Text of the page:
The Mandate of the Ministry of Education, Science and Technology (MoEST) is to promote education in Malawi irrespective of race, gender, ethnicity, religion or any other discriminatory characteristics. Committed to uplifting education standards in the country, MoEST rolled out several Reforms under the Public Sector Reforms Program that were initiated by His Excellency President Professor Arthur Peter Mutharika upon assuming office in 2014. The MoEST Reforms are as follows:
MoEST played a key role in the establishment of the Higher Education Students Loans and Grants Board (HESLGB).
The Government of Malawi introduced a policy of higher educational cost sharing in 1985, however, there were students who could not afford to pay the tuition fees and Government through MoEST started to provide loans to needy students. The mandate to disburse the loans to the students changed between stakeholders over the years and in 2015 HESLGB was established under an Act of Parliament. Since its inception in 2015, HESLGB has managed to assist 34,359 needy students with loans out of 47,953 students that applied for the loans (up to 2017/18 FY) representing 71.6 percent which is commendable progress.
This Reform Area was accomplished and district councils have been mandated to coordinate and account for money for operation activities under Other Recurrent Transactions (ORT), teacher salaries, teaching and learning materials, and capital expenditure at micro level. The reform has resulted into reduction in costs that include allowances and transport for district officers who used to travel to headquarters on a monthly basis to process salaries for primary school teachers; minimized delays in terms of processing and payment of salaries for primary school teachers; reduced the number of ghost teachers; timely response to teachers’ queries that relates to salaries and reduced costs associated with queries made by teachers to the District Education Managers (DEMs) due to proximity.
MoEST developed a Teacher Management Strategy (TMS) which was endorsed on 30th June, 2018. Posting guidelines for teachers were also developed and are functional. Just recently a total of 9,630 primary school teachers that were recruited were deployed using the new guidelines aimed at reducing disparities in terms of distribution of teachers in urban and rural areas and the distribution/allocation of teachers within schools.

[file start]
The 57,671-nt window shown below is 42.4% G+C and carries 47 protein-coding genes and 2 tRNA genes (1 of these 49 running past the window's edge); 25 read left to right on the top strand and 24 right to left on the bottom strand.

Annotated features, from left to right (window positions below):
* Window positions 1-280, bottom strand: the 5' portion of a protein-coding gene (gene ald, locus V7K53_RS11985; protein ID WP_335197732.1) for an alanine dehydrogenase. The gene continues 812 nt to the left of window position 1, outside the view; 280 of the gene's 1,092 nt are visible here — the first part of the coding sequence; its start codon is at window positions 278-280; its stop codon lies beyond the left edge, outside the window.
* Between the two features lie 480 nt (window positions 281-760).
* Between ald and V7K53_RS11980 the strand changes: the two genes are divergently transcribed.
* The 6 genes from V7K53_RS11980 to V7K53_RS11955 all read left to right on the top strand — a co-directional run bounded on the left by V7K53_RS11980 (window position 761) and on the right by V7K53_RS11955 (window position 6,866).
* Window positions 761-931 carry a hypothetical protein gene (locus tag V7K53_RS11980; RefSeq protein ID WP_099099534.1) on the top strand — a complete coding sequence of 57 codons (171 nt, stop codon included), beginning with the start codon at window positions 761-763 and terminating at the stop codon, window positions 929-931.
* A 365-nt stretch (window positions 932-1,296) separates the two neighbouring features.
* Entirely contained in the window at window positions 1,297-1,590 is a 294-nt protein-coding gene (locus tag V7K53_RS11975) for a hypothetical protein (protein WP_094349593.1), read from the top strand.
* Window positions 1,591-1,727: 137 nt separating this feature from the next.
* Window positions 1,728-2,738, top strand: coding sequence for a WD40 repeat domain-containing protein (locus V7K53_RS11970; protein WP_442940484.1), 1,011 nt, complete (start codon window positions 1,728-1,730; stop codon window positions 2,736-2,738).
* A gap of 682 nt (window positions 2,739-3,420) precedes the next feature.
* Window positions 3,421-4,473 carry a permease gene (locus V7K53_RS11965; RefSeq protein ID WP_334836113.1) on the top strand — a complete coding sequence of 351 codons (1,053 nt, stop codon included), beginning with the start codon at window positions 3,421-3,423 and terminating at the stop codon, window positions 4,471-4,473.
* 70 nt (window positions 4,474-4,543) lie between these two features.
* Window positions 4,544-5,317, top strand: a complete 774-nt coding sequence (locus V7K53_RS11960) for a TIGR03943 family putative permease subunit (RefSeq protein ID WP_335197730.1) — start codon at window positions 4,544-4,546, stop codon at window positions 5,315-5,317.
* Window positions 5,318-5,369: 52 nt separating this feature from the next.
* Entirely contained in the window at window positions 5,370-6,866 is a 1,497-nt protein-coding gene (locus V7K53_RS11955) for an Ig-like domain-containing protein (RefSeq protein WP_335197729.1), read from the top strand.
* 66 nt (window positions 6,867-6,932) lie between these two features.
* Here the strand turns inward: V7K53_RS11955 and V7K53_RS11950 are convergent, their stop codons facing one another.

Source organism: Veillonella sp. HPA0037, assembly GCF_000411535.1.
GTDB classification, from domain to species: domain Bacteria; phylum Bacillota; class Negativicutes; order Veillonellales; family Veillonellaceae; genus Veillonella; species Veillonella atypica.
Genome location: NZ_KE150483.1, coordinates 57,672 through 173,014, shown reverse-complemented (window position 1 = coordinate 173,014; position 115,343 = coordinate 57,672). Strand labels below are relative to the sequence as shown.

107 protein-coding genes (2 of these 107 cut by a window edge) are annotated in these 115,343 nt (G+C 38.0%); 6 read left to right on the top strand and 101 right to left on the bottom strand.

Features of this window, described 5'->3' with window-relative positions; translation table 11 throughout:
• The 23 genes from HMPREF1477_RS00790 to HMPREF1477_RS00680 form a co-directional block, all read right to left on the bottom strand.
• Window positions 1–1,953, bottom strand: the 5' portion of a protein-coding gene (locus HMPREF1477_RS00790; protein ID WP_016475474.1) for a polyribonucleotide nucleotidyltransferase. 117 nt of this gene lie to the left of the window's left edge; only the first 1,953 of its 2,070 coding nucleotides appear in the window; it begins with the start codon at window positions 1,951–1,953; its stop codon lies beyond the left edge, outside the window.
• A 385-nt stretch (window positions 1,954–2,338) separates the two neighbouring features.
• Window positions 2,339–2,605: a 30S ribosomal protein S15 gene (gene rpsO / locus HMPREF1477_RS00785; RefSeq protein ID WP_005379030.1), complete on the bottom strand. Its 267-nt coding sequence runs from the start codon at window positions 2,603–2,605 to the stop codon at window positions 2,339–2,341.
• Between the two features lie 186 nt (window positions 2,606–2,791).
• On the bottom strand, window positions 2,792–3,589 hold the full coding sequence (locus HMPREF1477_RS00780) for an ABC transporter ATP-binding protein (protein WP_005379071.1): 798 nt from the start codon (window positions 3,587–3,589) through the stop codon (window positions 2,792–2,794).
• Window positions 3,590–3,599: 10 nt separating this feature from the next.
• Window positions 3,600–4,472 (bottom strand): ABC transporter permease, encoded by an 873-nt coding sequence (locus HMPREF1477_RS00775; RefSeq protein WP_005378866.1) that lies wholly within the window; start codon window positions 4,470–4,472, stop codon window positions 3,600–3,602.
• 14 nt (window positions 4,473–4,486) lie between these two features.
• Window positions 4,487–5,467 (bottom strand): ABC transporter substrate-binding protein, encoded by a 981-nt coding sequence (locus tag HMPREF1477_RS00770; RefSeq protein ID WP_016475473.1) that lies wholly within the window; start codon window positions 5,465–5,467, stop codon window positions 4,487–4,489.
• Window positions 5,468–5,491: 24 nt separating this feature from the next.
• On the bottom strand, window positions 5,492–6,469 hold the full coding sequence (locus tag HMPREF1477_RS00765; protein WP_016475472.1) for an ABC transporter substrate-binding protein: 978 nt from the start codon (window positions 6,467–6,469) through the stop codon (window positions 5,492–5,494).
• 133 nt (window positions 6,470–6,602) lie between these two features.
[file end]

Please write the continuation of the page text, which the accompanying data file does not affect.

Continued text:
In a bid to increase access to quality Secondary Education which was over the years stifled by a surge of pupil enrolment brought about by the introduction of Free Primary Education, Government introduced Community Day Secondary Schools (CDSS). However, the CDSSs were under-resourced hence, MoEST rolled out Reforms to construct laboratories and librar-ies targeting 29 CDSS’s in the first phase. Construction works commenced in the 2017/18 FY and are expected to end by 30 June, 2019. In addition to the 29 CDSSs being funded by the Malawi Government, the Ministry with support from the European Union (EU) has upgraded additional 21 CDSSs with laboratories. Moreover, Government with support from USAID has constructed 10 new Community Day Secondary Schools in Machinga and Balaka Districts which also include a laboratory and library.
It was noted that some teachers with essential competence were not being promoted and at times incompetent human capital were benefactors of promotions. Thus, MoEST developed the Continuous Professional Development (CPD) Framework that amongst other things recognizes a professional promotion pathway and an administrative promotion pathway.
MoEST has reformed from Rural Allowance Scheme to Remote Allowance Scheme which bases on the remoteness of the areas focusing on factors such as availability of health facilities and other social services. This reform is expected to be rolled out soon.